To give an example, let’s assume a trader purchases a call option on a certain stock. This option’s delta is 0.50 and the gamma is 0.30. Therefore, if the stock price varies by $1, the delta will vary in the same direction by 0.30.
Gamma studies the stability of an option's delta. A very high gamma value would entail a strong shift in delta after a change in stock price. Like Theta, Gamma increases as the expiration date approaches. In addition, Gamma is higher when the option is at the money, and lower when its strike price is very different from the stock price( whether the options is in or out of the money). Options that expire later will have lower Gamma values, since the sensitivity of delta to the underlying asset’s price.
As with the previously seen delta neutral portfolio strategy, traders can choose to hedge gamma, designing a delta gamma neutral strategy, which means that variation in the stock price will keep delta constant.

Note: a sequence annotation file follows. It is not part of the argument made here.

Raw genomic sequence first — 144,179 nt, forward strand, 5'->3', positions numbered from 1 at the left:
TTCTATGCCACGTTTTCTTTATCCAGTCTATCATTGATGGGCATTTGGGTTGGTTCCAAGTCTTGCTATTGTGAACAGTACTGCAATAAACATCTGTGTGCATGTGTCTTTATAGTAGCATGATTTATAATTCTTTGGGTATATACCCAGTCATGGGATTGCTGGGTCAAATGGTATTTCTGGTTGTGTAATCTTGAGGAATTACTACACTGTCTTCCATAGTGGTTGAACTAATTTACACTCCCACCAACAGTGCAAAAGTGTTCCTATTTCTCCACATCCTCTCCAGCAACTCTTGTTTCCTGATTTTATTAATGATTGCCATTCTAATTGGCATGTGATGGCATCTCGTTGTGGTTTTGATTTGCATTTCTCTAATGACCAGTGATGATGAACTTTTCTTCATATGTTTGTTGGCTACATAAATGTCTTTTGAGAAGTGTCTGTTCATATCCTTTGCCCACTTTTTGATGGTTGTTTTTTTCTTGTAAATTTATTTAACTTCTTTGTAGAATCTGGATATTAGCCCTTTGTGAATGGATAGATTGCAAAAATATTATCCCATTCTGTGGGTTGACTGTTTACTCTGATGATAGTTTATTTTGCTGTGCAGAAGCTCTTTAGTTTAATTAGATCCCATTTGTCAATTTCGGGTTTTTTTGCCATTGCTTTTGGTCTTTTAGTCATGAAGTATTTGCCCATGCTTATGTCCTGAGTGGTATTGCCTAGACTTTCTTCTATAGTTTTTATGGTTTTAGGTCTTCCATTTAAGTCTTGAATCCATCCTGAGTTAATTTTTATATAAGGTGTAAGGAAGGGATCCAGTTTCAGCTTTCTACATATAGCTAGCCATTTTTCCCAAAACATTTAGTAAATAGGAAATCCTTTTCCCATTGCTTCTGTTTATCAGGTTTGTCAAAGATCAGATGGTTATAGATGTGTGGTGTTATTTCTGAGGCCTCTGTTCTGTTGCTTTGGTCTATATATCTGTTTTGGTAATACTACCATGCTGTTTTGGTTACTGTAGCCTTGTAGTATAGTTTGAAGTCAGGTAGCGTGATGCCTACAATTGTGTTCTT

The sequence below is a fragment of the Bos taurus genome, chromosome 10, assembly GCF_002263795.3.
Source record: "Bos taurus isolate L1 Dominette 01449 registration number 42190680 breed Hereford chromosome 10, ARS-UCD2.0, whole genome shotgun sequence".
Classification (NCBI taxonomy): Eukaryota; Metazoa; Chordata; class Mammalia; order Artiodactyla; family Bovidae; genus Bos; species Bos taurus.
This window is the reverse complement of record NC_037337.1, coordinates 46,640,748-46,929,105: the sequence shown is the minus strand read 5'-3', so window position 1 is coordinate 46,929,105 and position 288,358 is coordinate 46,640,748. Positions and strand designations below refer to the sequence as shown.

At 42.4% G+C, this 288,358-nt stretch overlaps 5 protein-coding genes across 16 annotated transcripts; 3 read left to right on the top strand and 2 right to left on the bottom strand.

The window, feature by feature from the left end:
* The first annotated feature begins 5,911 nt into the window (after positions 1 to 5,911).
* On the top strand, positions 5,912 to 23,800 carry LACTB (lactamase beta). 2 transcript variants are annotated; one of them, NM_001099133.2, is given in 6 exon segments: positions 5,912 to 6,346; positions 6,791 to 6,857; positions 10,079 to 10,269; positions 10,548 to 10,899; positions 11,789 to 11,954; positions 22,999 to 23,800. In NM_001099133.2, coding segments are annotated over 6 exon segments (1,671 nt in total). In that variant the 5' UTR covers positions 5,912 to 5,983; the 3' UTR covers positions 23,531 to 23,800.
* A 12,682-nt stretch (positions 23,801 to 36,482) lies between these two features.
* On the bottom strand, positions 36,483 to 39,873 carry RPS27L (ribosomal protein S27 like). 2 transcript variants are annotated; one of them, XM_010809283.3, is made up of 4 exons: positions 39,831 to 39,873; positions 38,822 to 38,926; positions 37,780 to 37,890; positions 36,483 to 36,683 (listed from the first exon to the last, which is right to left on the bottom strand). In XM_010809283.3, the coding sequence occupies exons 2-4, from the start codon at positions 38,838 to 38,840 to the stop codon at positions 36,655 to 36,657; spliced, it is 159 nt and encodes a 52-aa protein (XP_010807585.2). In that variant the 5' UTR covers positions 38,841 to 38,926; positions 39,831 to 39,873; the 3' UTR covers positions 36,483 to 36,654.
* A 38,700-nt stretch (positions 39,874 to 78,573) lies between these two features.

We’ve previously stated the advantages to keeping delta constant, but we’ve also seen that a delta neutral strategy can be risky when subject to volatility. The goal of gamma neutrality is to eliminate that risk, and to keeping volatility low. Indeed, since gamma represents the change in price sensitivity given a change in the underlying’s asset’s price, it can be considered as a measure of volatility. Keeping gamma close to zero can be a strategy to what is defined as “sealing profits” in. This means that in periods of high volatility (and therefore higher risk of losing all profits made to date), implementing a gamma neutral strategy would allow the position-holder to avoid losses by eliminating volatility.